Why I’m Glad My Brother Bullied Me
This may sound a bit sinister, but I believe a lot of good came out of the years of torment that my big brother caused me.
I was born when my brother was three. Apparently he never really took a shine to me. My mother says that when I was two months old, she put me in my car seat and set it down on a big glass coffee table in the living room. A minute after she walked away, she heard a huge crash and the sound of glass breaking. She ran back into the room to find the coffee table shattered and me rolling around in broken glass. My brother had done a Superman dive off the couch right on top of me.
Things did not improve much from there. As we got older, I was clearly the ‘annoying little sister’ that my brother never wanted. If I tried to join a game he was playing, I would have to kick and fight my way in.
Sometimes I wore him down and won his respect, and was allowed to play with his G.I. Joes. Other times I didn’t care to fight the fight and went off by myself.
I got punched in the arm at least 3 times a day, sometimes just because. I learned to hit back and did most of the time. Of course, my parents never saw the worst of it.
My brother was very good at playing an angel when they were around which made it my word against his. My parents did a great job of treating us equally, so lots of times we would both get punished.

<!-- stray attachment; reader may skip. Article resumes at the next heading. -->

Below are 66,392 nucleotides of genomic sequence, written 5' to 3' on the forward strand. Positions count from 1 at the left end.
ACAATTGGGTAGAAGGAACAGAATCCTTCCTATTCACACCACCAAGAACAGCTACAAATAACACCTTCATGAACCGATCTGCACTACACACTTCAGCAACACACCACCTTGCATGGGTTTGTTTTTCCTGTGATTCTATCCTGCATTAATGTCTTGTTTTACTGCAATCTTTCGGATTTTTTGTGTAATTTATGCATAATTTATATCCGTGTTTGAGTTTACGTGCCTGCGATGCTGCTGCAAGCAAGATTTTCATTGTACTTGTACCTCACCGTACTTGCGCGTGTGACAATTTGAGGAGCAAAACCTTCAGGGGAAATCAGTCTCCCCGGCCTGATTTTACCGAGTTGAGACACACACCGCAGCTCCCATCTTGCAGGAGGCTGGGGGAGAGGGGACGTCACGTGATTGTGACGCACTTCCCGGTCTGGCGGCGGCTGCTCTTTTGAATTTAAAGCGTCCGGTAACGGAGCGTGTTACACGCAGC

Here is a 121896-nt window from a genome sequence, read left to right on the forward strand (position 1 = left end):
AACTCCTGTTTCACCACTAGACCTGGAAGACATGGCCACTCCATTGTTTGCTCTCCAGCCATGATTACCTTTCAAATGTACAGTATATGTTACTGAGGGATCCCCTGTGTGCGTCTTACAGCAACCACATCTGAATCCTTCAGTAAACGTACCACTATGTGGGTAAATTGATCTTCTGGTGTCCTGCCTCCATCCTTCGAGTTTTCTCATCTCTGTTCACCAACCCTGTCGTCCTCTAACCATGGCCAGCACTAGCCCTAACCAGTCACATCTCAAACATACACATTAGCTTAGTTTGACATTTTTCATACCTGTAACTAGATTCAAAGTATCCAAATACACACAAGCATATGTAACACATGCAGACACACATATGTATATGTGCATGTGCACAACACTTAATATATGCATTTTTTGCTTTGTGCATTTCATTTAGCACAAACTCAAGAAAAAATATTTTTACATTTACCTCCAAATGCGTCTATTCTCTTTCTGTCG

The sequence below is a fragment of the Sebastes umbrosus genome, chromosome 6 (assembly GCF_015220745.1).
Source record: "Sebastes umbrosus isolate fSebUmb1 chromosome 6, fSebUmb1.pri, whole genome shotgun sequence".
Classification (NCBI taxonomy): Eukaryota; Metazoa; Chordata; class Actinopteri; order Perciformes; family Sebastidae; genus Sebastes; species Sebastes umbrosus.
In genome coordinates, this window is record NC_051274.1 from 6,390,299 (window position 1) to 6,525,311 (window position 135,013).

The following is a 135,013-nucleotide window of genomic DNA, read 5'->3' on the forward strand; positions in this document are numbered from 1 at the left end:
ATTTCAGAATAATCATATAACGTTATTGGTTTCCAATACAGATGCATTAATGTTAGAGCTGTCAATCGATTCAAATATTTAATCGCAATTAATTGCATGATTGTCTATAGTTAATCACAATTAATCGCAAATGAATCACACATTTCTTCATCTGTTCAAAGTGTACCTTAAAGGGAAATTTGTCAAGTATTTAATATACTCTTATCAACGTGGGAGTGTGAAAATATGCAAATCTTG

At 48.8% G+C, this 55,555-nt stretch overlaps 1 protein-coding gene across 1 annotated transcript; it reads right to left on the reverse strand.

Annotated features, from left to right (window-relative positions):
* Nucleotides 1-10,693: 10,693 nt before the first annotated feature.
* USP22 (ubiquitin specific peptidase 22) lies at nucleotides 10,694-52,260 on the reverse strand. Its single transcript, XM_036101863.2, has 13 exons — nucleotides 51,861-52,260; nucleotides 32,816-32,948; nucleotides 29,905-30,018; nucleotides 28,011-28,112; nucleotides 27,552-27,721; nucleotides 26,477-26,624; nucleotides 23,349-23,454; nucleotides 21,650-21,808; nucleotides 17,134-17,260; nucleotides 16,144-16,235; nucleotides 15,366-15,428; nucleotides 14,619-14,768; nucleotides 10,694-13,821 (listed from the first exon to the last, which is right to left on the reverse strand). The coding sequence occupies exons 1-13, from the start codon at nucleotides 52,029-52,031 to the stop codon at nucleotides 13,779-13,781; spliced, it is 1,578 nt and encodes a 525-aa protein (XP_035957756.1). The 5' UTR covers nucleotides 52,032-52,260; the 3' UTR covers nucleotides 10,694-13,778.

My big brother was the king of insults and quick comebacks. During my chunky awkward phase, he called me fat. When I cried, he said I looked like a catfish. He said all the typical things that mean brothers say to annoying little sisters; I was stupid, nobody liked me, I smelled.
Sometimes I would attempt a rebuttal to these insults, but when I did he was quick to make fun of whatever I said. Over the years I got better and better at throwing it back at him. I credit this is as one of the reasons for my quick wit and humor.
Still, through all this, I idolized my older brother. Purple was his favorite color first, and it is still mine to this day. I loved getting his hand-me-downs and wore them with pride. I learned to skateboard, go fishing, and ride dirt bikes because I thought everything he did was so cool.
I am glad I had tomboy tendencies as a kid because it helped me be fearless and not back down when it came to dealing with obstacles and adversities.
There has also never been a part of me that felt inferior to men or boys.
This started with being the only girl on my baseball team as a child. In high school I was the only female in my auto shop class. I was very successful as an adult in a male-dominated industry because I wasn’t afraid of the competition.
Being bullied and insulted all the time taught me how much it hurts.
I did go through a bullying phase at school as a child but quickly grew out of it. In high school, I would throw insults back at the bullies who picked on the little guys. As an adult, I try to be as kind and gentle as possible- with myself and others.
I have learned that there will always be naysayers and negative influences in life, but they don’t have to hold us down. They can actually do some good and serve as motivation. Success is the greatest revenge, after all.
I have turned out to be a strong-willed, independent and self-sufficient woman. I am firm on my beliefs and don’t let people disrespect me. I am willing to go after what I want in life no matter who or what is in my way. I love the person that I am and have to give credit where credit is due.
My brother and I still don’t really get along, which is a bit sad, but I do appreciate him for roughing me up all those years. I suppose I should call him and give him a long overdue 10 out of 10 on that Superman dive.
Why I’m Glad My Brother Bullied Me
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